Optimization of the power factor
In AC systems, there is often some phase shift between the current and voltage waves, unless the systems are purely resistive (such as a heating element). The intensity of this phase shift is explained by the power factor. This is the ratio of the actual power to the apparent power of an engine.
Apparent power is broken down into real and reactive power, the latter being useless to the engine. The higher the reactive power, the greater the phase shift and the higher the power factor deviates from its ideal ratio (i.e. 100%). A power factor of less than 90% means there will be penalties on your electricity bill.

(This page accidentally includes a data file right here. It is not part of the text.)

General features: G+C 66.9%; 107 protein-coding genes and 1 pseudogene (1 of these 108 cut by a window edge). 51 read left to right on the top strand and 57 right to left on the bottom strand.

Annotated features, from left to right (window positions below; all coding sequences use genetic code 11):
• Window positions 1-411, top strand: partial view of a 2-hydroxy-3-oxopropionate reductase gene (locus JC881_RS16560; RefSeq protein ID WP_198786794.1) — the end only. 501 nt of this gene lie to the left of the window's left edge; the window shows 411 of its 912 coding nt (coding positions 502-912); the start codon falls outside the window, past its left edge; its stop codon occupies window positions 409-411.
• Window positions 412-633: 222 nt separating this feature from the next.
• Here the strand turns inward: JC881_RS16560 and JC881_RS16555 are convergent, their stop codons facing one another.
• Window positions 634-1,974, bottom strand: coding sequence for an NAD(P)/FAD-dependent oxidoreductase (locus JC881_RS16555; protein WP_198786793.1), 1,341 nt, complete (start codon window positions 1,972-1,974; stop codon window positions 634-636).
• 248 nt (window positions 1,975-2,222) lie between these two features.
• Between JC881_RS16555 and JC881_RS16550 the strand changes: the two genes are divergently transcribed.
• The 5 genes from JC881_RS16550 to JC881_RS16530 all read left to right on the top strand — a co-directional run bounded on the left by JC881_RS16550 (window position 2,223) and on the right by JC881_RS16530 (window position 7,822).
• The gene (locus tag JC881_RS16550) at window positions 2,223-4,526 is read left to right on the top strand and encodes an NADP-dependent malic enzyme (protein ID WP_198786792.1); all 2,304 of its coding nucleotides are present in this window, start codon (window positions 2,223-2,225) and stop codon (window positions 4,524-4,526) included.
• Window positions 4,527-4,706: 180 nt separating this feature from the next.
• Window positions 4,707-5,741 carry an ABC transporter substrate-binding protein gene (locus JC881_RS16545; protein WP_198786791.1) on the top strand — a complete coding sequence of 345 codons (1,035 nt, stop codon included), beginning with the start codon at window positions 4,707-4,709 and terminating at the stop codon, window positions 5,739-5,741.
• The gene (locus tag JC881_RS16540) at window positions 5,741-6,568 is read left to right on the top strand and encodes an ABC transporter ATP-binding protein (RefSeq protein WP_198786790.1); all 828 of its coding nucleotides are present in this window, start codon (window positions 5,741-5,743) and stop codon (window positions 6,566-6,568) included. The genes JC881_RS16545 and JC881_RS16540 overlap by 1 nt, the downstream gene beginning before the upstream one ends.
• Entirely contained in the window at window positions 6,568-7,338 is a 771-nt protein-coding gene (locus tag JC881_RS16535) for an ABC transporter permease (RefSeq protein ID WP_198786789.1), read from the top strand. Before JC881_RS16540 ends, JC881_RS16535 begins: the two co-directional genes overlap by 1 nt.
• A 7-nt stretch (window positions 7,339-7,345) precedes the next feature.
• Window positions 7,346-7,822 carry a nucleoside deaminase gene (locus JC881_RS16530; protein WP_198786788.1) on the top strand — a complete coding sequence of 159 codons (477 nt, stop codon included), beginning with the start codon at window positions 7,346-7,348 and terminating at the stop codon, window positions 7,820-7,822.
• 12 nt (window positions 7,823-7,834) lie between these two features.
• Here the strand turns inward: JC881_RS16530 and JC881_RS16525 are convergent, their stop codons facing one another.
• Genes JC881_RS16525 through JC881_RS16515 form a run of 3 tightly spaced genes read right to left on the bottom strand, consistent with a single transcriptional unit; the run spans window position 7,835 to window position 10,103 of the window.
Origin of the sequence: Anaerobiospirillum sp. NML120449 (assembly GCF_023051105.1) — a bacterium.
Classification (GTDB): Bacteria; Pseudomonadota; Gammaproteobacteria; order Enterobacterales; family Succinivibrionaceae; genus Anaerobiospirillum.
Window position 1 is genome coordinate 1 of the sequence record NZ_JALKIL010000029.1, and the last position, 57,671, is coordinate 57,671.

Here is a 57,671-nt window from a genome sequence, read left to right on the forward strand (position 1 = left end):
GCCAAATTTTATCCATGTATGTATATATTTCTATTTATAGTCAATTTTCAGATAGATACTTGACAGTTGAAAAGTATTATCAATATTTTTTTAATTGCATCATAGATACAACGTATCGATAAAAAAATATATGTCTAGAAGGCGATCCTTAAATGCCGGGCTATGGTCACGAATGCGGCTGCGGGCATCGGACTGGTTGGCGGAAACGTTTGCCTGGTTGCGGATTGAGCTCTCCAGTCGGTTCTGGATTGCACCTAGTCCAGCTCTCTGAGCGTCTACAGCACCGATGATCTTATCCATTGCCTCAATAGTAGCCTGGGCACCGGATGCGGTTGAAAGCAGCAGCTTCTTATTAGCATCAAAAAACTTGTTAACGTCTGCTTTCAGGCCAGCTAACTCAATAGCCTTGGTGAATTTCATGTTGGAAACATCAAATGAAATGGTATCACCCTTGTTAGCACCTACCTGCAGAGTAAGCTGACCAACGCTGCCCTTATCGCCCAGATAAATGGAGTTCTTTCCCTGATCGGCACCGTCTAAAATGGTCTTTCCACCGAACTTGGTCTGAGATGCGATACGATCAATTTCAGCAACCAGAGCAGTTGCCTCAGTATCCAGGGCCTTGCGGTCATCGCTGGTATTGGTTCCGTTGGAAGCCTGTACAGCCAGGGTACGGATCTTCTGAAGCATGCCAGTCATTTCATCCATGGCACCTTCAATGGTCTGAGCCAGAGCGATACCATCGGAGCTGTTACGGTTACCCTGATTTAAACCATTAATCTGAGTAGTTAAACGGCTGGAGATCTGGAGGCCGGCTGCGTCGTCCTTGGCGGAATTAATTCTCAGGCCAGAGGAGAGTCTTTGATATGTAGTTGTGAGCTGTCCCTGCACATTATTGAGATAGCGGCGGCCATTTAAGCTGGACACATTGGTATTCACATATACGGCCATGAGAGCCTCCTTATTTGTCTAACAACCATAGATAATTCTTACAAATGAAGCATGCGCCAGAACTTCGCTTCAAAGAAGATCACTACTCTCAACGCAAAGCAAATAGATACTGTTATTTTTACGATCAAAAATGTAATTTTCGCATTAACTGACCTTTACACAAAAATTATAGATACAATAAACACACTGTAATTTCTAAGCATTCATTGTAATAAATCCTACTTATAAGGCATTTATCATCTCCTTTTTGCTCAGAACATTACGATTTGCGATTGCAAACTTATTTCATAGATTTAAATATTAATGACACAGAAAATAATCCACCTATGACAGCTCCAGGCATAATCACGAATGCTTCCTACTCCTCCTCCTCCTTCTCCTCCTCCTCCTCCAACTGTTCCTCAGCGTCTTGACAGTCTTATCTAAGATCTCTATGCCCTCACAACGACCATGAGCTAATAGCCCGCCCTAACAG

Penalties related to the bad power factor are not clearly written on energy bills. Our energy efficiency experts will be able to assess annual penalties and offer you the appropriate fixes to restore the power factor above the threshold required by our supplier.
Variable frequency drive (VFD)
When added to a motor, the variable frequency drive mechanism adjusts its speed to suit the requirements or needs of your process. In this way, the engine can operate normally and efficiently at any speed and save engine’s energy. In addition, VFD mechanisms can provide additional savings such as:
- Reduction of heating needs by limiting air’s extraction, according to the needs;
- Reducing maintenance costs by using the motors to run at lower operating speeds;
Wherever engines are used for time-varying purposes, it may be worthwhile to purchase an EFV mechanism. C-nergie can analyze your process and evaluate the potential of a such addition.